Have you ever had one of those days where you just want pizza to come to you as easily as possible, using as few tools to procure said pizza as possible? Then you might be into a new concept from Visa and Pizza Hut, that wants to get drivers to order and pay for their pizza without ever leaving their cars — or picking up their smartphones, for that matter.
Consumerist reader Chris is really glad that Accenture is all about saving bi lions, snagging this photo of an ad for the company at Dallas-Fort Worth Airport. But while it first it might seem like Accenture had a bit of a misspelling and is inadvertently touting its dedication to rescuing big cats who roar both ways, it could also be a brilliant advertising move. [More]
In March, a group of two dozen lawmakers prodded the Securities & Exchange Commission to finally get around to enforcing Section 953(b) of the 2010 Dodd-Frank Wall Street Reform and Consumer Protection Act, which requires publicly traded companies to disclose the ration between CEO pay and the median pay for the rest of their employees. Now that the SEC is prepping to release those rules, these companies are suddenly claiming a lack of basic math skills.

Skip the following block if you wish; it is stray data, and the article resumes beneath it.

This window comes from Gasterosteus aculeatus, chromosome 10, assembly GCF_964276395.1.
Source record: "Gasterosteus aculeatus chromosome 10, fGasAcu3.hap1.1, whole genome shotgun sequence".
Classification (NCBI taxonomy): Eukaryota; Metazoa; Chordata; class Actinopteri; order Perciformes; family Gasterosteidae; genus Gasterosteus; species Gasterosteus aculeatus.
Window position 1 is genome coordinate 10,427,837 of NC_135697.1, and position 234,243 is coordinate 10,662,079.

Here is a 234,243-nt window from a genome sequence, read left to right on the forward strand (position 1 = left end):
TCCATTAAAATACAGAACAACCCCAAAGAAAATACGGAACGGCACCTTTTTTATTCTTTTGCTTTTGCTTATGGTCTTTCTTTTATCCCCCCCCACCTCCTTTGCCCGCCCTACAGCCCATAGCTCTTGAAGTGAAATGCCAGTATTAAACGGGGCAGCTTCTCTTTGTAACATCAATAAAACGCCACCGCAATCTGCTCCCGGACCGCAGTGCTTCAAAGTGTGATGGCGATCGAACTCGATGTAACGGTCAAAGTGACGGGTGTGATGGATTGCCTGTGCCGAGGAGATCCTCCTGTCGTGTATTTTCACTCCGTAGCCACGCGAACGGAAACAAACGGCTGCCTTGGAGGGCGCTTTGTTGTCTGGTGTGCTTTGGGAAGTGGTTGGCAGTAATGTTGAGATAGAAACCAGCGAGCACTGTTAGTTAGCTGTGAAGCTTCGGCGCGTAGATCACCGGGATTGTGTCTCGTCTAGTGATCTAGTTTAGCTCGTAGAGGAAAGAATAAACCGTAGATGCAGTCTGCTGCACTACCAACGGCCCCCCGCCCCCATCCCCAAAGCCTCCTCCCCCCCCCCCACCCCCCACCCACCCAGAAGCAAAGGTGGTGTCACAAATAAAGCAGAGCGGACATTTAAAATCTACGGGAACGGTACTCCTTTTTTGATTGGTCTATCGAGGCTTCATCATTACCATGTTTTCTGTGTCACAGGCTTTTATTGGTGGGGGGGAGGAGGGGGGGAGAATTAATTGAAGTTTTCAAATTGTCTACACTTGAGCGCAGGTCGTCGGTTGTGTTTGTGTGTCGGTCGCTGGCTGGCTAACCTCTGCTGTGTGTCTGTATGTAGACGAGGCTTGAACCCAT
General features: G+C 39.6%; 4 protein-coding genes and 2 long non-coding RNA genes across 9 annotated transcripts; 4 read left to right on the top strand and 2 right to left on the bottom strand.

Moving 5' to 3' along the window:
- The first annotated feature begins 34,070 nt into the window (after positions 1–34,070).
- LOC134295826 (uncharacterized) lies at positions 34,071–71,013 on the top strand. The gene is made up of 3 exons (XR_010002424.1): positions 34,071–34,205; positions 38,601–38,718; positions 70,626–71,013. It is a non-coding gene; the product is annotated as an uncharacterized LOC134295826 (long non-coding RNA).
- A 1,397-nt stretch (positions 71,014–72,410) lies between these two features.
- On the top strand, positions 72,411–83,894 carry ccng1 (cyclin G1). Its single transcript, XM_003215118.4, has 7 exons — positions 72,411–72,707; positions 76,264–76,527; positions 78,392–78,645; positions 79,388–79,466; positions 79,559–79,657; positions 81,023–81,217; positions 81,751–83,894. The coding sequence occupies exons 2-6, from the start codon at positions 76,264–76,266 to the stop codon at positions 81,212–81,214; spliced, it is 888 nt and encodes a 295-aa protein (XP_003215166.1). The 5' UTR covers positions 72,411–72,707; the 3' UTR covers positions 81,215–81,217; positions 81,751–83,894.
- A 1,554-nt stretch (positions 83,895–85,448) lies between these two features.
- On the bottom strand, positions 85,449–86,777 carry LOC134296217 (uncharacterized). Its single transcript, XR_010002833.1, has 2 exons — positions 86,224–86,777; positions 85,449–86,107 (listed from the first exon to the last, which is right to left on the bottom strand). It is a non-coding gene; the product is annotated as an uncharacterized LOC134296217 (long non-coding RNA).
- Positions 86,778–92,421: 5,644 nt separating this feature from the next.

Now that Tiger Woods has come out of sex rehab hibernation — if only momentarily — to beg for a bit of forgiveness from the public that once loved him, the question still remains: Will he ever get close to regaining his status as the poster boy for poster boys?
A new study says that Tiger Woods spectacular fall from grace has cost shareholders of the firms that used him as a spokesperson to lose $12 billion in value.
Remember this ad? It was in the Wall Street Journal the day after Tiger Woods crashed his car and unleashed a torrent of trashy mistresses on an unsuspecting nation? Yeah, it was for Accenture. Now that company has decided that Tiger Woods is bad for its reputation.